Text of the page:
Of the three basic sources of money for non-profits—earned income, donations from individuals, and grants—the process of getting a grant is the most puzzling. All but the smallest organizations are likely to have people on staff or use outside counsel who specialize in grant writing. The demand for skilled grant writers, coupled with the mystery that seems to surround successful grant writing, leads to some troubled areas for development professionals and non-profit organizations.

Two questions are central: How do you evaluate the performance of grant writers and how do you pay them? We'll cover the first question in this blog, and the question of pay in the next one.

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in Non-Profit Fundraising Tips 2122
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Many non-profits began their data management using spreadsheets.  Yours may still use them, but there are many reasons to move away from them and into donor management software, as you may be aware.  In fact, here are a couple of articles that some folks have referenced in telling us why they no longer want to use spreadsheets:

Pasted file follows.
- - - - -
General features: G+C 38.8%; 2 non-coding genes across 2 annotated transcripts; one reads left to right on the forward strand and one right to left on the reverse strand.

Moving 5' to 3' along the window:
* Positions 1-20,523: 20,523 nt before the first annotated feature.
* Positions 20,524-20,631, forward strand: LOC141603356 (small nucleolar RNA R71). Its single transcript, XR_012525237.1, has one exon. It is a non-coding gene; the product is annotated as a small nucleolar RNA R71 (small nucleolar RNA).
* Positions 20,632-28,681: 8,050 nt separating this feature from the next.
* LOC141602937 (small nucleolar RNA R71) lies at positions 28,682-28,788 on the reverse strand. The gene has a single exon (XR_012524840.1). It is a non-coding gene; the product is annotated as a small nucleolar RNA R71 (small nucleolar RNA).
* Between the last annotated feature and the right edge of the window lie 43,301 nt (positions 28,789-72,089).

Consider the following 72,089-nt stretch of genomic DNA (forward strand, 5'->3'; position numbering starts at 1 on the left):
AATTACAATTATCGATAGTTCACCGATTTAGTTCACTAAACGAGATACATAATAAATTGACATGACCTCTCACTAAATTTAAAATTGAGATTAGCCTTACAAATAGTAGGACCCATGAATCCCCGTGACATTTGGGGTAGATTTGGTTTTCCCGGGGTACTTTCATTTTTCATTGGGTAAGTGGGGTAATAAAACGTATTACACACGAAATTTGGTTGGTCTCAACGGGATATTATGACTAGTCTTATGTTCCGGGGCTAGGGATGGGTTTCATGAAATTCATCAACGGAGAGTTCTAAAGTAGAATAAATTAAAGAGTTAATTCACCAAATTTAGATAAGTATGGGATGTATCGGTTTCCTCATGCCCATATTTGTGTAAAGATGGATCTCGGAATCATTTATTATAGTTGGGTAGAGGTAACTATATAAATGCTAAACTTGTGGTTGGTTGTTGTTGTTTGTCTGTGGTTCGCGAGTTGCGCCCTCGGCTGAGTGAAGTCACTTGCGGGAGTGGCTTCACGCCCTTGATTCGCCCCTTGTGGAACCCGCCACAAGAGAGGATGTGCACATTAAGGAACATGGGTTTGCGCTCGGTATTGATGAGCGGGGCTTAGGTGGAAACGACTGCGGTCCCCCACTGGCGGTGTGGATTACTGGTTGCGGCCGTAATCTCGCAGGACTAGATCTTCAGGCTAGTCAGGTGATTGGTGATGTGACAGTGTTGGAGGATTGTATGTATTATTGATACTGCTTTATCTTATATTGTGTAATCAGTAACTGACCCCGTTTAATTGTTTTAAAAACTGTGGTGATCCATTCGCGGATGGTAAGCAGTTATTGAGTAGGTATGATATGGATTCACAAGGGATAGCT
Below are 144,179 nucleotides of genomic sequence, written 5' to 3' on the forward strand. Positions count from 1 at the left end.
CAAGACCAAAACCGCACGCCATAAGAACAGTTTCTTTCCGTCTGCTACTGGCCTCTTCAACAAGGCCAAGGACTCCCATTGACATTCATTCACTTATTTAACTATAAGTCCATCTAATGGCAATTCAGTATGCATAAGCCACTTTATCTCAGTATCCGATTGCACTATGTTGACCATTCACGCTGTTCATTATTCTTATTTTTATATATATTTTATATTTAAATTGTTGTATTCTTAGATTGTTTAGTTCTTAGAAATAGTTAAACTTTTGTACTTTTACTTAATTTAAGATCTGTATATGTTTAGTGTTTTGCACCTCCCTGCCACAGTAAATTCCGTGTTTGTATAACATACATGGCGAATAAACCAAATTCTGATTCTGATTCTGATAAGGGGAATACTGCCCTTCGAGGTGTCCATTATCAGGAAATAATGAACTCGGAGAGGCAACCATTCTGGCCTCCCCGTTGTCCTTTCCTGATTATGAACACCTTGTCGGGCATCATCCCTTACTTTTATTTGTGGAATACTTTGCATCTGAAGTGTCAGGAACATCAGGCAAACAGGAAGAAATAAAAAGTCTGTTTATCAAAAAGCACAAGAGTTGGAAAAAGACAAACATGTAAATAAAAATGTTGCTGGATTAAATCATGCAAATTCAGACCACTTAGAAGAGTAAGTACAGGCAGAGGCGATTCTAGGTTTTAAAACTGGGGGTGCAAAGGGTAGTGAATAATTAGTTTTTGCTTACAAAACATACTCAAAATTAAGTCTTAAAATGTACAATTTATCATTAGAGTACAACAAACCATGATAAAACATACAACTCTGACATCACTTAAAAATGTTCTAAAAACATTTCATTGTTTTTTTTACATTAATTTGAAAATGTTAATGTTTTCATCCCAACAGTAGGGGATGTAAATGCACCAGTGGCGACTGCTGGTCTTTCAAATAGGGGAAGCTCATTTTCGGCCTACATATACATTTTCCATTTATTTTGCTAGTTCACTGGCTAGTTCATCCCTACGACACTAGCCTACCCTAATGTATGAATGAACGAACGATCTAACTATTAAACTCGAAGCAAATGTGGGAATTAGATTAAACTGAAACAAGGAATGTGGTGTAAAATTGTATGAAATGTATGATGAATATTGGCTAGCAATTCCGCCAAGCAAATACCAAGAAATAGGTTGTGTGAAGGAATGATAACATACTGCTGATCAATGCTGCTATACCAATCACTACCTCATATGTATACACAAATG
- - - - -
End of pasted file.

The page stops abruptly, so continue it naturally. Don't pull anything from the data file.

One of the big stumbling blocks to converting to a better system is the old argument: “We would have to re-enter all the information, and no one has time to do that!”  Well, in FundRaiser (even in FundRaiser Basic) there is a file option that allows you to import from other file formats.  Here are some tips and tricks on how to do set up your spreadsheet for optimal importing:  
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in Trainers Blog 1903
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Dear Kim: